Coral reveals long-term link between Pacific winds, global climate

December 22, 2014, National Center for Atmospheric Research
In the equatorial atolls of western Kiribati in the Pacific Ocean, a coral record has revealed the importance of Pacific winds on global temperatures. New research has found that weak trade winds from 1910-1940 caused an increase in warming, while stronger winds 1940-1970 led to temperatures leveling off. Credit: J. Warren Beck

New research indicates that shifts in Pacific trade winds played a key role in twentieth century climate variation, a sign that they may again be influencing global temperatures.

The study, led by scientists at the National Center for Atmospheric Research (NCAR) and the University of Arizona (UA), uses a novel method of analyzing chemical changes in coral to show that weak tropical Pacific coincided with globally warming temperatures early in the twentieth century. When the natural pattern shifted and winds began to strengthen after 1940, the warming slowed.

The finding gives support to the theory that strong Pacific trade winds are currently helping to prevent from climbing, even as society continues to emit carbon dioxide and other greenhouse gases. When the winds weaken as part of a natural cycle, warming will likely resume once again, the authors say.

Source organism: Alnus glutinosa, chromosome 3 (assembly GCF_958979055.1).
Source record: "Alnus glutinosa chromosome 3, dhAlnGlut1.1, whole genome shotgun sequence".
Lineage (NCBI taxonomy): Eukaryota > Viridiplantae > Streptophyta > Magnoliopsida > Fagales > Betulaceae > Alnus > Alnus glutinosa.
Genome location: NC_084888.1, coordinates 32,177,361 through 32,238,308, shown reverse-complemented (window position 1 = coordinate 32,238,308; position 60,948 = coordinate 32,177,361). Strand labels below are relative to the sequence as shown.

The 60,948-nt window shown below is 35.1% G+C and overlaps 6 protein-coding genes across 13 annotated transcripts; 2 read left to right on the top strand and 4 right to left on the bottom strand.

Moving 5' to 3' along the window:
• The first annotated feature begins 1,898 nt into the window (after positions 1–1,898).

"Strong winds in the tropical Pacific are playing a role in the slowdown of warming over the past 15 years," said lead author Diane Thompson, a postdoctoral scientist at NCAR. "When the winds inevitably change to a weaker state, warming will start to accelerate again."

"Mother Nature is always going to inject little ups and downs along our path to a warmer world," said University of Arizona professor Julia Cole, a co-author. "We're trying to understand how those natural variations work so that scientists can do a better job of predicting the actual course of climate change into the future."